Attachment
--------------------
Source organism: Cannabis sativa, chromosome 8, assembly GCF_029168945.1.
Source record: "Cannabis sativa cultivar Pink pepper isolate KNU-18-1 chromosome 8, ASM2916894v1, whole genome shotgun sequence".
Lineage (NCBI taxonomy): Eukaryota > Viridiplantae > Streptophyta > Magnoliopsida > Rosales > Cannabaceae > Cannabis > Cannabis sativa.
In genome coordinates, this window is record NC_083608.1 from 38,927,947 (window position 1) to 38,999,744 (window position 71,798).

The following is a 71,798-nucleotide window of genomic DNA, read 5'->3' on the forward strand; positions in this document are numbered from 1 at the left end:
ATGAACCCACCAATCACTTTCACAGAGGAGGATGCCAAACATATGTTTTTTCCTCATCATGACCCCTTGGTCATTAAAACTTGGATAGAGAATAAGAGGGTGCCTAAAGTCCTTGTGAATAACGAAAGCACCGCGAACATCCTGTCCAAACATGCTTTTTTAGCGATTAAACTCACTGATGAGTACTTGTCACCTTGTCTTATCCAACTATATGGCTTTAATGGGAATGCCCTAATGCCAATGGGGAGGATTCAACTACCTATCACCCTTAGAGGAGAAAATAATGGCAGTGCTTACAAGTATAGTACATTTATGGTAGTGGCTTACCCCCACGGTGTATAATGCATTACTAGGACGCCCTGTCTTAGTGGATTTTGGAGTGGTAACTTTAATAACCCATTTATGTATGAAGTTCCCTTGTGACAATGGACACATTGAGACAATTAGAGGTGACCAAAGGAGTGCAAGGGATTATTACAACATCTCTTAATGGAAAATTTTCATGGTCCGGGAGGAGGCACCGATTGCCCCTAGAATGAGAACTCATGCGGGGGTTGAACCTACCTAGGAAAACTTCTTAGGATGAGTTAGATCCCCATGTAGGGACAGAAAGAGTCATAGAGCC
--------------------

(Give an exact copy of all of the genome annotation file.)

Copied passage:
Source organism: Cannabis sativa, chromosome 8, assembly GCF_029168945.1.
Source record: "Cannabis sativa cultivar Pink pepper isolate KNU-18-1 chromosome 8, ASM2916894v1, whole genome shotgun sequence".
Lineage (NCBI taxonomy): Eukaryota > Viridiplantae > Streptophyta > Magnoliopsida > Rosales > Cannabaceae > Cannabis > Cannabis sativa.
In genome coordinates, this window is record NC_083608.1 from 38,927,947 (window position 1) to 38,999,744 (window position 71,798).

The following is a 71,798-nucleotide window of genomic DNA, read 5'->3' on the forward strand; positions in this document are numbered from 1 at the left end:
ATGAACCCACCAATCACTTTCACAGAGGAGGATGCCAAACATATGTTTTTTCCTCATCATGACCCCTTGGTCATTAAAACTTGGATAGAGAATAAGAGGGTGCCTAAAGTCCTTGTGAATAACGAAAGCACCGCGAACATCCTGTCCAAACATGCTTTTTTAGCGATTAAACTCACTGATGAGTACTTGTCACCTTGTCTTATCCAACTATATGGCTTTAATGGGAATGCCCTAATGCCAATGGGGAGGATTCAACTACCTATCACCCTTAGAGGAGAAAATAATGGCAGTGCTTACAAGTATAGTACATTTATGGTAGTGGCTTACCCCCACGGTGTATAATGCATTACTAGGACGCCCTGTCTTAGTGGATTTTGGAGTGGTAACTTTAATAACCCATTTATGTATGAAGTTCCCTTGTGACAATGGACACATTGAGACAATTAGAGGTGACCAAAGGAGTGCAAGGGATTATTACAACATCTCTTAATGGAAAATTTTCATGGTCCGGGAGGAGGCACCGATTGCCCCTAGAATGAGAACTCATGCGGGGGTTGAACCTACCTAGGAAAACTTCTTAGGATGAGTTAGATCCCCATGTAGGGACAGAAAGAGTCATAGAGCC